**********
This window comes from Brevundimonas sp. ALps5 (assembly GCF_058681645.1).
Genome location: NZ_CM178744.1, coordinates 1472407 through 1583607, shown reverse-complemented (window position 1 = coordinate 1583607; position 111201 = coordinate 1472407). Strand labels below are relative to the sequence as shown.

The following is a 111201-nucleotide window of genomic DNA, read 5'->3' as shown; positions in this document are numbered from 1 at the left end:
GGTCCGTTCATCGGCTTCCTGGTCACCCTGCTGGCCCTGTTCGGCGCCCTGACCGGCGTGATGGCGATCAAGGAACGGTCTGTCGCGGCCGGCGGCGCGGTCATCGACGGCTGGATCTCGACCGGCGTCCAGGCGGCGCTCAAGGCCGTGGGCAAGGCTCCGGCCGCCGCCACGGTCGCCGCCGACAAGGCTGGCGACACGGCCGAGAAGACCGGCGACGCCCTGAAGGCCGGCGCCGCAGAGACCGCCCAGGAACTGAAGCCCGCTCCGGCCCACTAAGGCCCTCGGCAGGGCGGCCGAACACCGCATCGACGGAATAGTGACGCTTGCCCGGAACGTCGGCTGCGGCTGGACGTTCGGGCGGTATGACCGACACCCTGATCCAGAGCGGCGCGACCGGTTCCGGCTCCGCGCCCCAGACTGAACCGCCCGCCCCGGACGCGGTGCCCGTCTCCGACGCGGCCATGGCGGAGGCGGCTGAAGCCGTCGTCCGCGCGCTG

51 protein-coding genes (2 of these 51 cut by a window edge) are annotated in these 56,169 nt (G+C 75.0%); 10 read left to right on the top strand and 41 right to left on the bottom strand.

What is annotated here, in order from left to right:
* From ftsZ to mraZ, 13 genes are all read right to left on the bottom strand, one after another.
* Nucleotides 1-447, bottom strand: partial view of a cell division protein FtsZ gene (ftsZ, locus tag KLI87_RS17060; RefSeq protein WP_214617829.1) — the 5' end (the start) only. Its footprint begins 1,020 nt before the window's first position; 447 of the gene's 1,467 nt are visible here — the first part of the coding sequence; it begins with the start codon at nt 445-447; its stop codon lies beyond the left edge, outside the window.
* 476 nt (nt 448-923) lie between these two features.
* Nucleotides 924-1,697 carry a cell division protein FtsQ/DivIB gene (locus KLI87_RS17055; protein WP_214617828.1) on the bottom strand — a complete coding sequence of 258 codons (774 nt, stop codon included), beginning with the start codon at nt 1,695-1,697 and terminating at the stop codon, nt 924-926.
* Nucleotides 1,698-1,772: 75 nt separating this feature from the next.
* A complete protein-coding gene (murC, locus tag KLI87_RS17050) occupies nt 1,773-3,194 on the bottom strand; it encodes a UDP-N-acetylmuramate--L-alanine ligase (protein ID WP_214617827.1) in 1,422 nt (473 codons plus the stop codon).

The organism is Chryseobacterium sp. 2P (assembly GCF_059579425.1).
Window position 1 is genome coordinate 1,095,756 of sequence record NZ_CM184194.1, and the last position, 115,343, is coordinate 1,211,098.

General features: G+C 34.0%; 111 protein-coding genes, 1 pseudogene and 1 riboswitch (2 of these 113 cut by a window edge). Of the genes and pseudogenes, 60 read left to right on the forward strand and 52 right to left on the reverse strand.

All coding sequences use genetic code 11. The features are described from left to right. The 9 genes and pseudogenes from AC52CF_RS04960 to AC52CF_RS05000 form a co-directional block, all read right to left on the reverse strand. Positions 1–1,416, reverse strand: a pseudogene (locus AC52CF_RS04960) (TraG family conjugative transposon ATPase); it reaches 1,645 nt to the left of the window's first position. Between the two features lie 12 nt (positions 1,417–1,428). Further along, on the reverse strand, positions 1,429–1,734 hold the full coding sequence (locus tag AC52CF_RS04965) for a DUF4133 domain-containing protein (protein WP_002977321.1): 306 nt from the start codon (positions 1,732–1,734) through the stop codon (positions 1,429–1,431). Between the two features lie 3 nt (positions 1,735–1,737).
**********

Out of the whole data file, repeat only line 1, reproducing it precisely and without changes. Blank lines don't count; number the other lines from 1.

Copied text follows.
This window comes from Brevundimonas sp. ALps5 (assembly GCF_058681645.1).